4. All work and no play.
Remember the Shining and what happened to Jack? All work and no play also makes you a very dull, very undesirable partner to the Chinese.
Here in the US, we’re used to separating business from pleasure. We like to “get down to business,” so to speak. And when the meeting’s done, we shake hands and leave the office.
In China, the meeting is just the beginning. Chinese business partners invite you to elaborate teas, banquets, karaoke parties and even weekend trips to Hong Kong. You get chauffered around in the utmost luxury. All on your Chinese partners’ tabs.
After a few rounds of this, you’re just about ready to put on the breaks the next time you hear an invitation to chifan (eat dinner).
I’ve got news for you. When it comes to doing business in China, all of the above is just par for the course. Some of the most important headway between you and your prospective partner will probably happen while you’re crooning “Edelweiss” (a perennial favorite) together in a karaoke bar.
There’s another reason you shouldn’t miss the socializing. It just might suggest you’re not interested.
In China, people put a premium on the relationship. They want to know you and build trust. That kind of connection only happens beyond the office. I’ve heard from many execs that, by spending more leisure time with their Chinese partners, they experienced major breakthroughs in their business relationships.
5. Ignore superstition.
Superstition in China runs stronger than the Yangzi River. Even Chairman Mao’s Cultural Revolution, his almost deranged assault on traditional Chinese culture and history, couldn’t stamp out superstition…though it tried.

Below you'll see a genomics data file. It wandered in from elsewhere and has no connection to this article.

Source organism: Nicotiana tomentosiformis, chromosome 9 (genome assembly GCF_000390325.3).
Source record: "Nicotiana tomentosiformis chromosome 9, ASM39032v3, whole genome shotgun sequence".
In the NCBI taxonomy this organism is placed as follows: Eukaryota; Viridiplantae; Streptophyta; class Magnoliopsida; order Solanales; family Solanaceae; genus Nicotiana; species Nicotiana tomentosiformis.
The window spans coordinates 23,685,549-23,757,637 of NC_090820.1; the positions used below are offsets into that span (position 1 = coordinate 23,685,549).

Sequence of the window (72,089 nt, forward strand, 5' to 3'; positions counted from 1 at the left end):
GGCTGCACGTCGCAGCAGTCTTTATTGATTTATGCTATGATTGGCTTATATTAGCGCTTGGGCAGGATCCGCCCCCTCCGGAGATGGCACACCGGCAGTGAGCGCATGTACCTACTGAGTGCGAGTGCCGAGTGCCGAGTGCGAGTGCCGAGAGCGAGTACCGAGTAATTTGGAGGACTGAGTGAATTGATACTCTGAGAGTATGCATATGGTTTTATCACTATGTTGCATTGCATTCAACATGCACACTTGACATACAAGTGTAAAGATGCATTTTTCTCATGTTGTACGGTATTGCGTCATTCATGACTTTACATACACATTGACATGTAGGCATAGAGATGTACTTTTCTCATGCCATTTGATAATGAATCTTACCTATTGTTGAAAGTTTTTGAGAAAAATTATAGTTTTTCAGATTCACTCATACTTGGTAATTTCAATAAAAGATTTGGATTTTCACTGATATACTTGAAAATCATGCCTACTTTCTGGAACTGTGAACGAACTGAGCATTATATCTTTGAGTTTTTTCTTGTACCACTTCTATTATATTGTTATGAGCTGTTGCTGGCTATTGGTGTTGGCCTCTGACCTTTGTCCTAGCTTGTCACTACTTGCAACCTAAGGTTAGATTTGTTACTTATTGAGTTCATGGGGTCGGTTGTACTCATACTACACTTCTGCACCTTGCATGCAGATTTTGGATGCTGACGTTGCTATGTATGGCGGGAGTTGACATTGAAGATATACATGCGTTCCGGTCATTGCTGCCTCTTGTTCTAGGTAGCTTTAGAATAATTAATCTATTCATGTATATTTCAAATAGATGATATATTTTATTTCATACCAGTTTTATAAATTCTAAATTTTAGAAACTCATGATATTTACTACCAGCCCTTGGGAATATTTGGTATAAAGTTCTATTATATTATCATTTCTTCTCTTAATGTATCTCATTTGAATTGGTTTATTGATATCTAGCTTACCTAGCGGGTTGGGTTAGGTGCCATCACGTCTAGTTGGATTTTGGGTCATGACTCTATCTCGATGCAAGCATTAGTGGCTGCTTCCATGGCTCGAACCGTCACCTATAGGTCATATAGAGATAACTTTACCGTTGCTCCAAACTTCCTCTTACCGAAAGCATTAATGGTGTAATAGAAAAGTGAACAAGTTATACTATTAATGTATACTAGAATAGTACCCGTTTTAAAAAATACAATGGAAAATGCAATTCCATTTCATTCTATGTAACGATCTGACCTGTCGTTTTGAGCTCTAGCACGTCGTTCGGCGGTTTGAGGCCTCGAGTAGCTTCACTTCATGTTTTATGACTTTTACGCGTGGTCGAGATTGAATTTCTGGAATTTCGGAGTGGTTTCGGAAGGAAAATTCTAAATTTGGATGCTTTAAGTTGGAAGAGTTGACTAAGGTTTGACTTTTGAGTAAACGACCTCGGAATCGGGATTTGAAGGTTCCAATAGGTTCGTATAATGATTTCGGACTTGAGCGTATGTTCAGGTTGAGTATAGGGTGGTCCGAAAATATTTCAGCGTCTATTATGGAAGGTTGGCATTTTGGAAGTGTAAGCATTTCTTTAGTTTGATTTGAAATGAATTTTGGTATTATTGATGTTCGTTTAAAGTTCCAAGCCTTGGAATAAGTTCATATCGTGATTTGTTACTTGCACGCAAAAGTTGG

Examples of it abound in modern Chinese culture.
Consider the upcoming Beijing Olympics in 2008. Now, the number eight is one of the most treasured numbers in China because it sounds similar to the character for making money. China already got lucky hosting the event in ’08. So guess when the Olympics will begin? August — the eighth month of the year — on the eighth day of the month at exactly 8pm.
After the seven-day Labor Day and National Day holidays, work always resumes on the eighth of the month.
The Chinese national flag is in red and gold, the two most traditionally auspicious colors in Chinese culture.
But the question remains — how could superstition derail your business?
Picture this: your prospective Chinese partner invites you to his daughter’s wedding. It’s a great opportunity to get to know him better through social interaction following the advice above. You’ve heard that giving money is pretty standard, so you take out the nicest white envelope from your suitcase and put in the equivalent of $50 — 400 RMB.
Congratulations, you’ve just communicated your death wish for the new couple. White envelopes are only reserved for funerals, and the number four sounds a lot like the character for “death”.
Of course, this is an extreme example. Not all superstition snafus will hurt your reputation. For example, it’s unlikely that Chinese will turn the other way just because you didn’t use auspicious colors or characters in your corporate identity. But just imagine if you did. Chances are your counterparts in China will be impressed that you knew enough to go the extra mile.
Why fight superstition? Go with the flow — and watch your business reap the benefits.